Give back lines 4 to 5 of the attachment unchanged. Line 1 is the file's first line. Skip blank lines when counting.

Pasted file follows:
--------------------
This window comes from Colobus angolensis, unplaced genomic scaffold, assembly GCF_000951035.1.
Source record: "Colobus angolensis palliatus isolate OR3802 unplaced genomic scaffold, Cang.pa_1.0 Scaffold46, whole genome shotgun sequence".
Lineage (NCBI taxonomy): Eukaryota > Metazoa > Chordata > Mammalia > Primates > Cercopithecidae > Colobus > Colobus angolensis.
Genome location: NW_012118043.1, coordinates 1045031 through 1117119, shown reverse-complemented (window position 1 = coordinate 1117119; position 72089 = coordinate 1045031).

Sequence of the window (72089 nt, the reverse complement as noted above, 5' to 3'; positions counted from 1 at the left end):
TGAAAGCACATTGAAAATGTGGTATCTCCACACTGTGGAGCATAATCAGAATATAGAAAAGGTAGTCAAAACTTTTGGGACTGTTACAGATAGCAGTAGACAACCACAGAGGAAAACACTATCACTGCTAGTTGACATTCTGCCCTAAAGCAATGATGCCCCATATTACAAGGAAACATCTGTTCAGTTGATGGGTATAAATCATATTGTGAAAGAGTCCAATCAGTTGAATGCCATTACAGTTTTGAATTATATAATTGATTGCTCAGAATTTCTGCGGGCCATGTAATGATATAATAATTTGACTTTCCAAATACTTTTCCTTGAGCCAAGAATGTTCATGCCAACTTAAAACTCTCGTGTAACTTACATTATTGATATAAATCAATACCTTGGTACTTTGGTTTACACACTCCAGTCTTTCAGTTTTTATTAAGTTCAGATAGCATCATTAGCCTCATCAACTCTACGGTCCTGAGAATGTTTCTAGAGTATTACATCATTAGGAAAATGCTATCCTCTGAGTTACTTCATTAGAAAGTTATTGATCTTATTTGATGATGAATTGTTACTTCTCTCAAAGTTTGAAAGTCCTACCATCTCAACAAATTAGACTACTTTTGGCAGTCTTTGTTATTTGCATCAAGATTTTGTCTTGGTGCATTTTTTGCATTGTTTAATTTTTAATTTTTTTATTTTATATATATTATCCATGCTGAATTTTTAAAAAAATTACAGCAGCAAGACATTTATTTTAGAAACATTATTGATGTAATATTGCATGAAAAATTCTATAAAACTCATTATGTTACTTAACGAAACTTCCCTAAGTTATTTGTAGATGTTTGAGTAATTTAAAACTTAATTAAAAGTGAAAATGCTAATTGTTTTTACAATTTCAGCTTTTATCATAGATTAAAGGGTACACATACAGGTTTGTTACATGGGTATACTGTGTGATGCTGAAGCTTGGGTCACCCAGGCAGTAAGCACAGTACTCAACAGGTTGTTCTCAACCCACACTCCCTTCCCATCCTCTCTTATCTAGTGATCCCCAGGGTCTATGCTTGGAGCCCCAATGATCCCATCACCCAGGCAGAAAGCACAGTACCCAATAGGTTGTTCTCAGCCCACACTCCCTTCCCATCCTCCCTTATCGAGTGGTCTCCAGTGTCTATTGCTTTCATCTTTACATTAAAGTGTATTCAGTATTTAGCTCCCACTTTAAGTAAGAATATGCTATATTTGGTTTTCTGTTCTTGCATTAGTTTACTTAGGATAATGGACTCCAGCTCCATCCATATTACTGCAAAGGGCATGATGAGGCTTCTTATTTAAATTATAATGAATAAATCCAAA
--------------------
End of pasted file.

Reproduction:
Genome location: NW_012118043.1, coordinates 1045031 through 1117119, shown reverse-complemented (window position 1 = coordinate 1117119; position 72089 = coordinate 1045031).

Sequence of the window (72089 nt, the reverse complement as noted above, 5' to 3'; positions counted from 1 at the left end):